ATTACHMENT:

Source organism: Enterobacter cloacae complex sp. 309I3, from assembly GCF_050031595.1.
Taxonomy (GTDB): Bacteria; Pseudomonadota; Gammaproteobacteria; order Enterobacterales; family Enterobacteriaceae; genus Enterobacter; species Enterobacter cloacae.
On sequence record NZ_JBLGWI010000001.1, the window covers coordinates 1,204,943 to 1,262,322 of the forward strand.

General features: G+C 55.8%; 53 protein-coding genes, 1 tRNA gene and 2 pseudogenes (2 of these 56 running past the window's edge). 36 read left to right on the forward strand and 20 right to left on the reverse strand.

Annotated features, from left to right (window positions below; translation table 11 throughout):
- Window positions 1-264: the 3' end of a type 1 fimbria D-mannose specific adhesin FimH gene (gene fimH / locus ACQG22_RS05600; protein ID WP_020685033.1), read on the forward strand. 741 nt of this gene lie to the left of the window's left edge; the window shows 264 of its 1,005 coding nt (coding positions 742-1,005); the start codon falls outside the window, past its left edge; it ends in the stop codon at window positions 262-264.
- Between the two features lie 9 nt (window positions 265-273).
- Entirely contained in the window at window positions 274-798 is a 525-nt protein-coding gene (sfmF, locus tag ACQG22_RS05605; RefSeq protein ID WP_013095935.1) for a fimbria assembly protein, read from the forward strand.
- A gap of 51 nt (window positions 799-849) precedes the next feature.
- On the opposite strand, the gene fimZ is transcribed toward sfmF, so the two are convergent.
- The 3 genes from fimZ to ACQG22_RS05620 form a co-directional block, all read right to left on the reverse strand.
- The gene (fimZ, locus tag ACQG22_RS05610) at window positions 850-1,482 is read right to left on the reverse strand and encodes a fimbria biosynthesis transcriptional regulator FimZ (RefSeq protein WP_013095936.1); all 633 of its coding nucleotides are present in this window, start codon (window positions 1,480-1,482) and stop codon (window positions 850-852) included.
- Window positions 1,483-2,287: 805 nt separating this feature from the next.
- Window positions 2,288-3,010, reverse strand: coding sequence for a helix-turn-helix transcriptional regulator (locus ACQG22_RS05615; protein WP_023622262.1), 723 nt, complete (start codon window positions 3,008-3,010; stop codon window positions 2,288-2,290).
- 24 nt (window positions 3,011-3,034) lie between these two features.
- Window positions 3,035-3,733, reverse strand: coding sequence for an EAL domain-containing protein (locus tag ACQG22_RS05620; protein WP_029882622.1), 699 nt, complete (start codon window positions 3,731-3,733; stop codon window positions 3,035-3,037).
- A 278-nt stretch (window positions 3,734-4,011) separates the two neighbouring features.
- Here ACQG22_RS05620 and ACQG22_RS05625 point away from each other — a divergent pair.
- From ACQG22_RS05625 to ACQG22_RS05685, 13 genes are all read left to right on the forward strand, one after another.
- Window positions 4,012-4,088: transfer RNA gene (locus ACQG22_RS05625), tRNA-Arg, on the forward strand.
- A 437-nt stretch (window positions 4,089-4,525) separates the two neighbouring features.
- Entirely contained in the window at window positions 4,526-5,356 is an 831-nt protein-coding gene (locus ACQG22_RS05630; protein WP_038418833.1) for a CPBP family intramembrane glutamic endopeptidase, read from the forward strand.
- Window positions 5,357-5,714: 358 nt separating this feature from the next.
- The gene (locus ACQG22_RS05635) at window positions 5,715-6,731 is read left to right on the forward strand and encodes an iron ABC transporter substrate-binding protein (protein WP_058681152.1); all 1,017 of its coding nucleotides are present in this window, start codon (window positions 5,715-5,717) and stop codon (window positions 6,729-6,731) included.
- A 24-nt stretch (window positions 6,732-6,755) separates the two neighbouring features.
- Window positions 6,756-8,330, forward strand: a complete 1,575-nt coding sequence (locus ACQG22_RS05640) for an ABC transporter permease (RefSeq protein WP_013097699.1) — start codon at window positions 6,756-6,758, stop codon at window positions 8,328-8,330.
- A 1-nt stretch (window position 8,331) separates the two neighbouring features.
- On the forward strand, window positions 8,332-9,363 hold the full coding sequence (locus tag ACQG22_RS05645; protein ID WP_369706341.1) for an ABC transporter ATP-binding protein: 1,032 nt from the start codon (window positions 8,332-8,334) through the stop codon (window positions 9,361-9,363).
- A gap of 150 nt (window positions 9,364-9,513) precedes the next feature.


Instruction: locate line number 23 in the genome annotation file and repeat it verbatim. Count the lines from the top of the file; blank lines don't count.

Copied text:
- Window positions 5,357-5,714: 358 nt separating this feature from the next.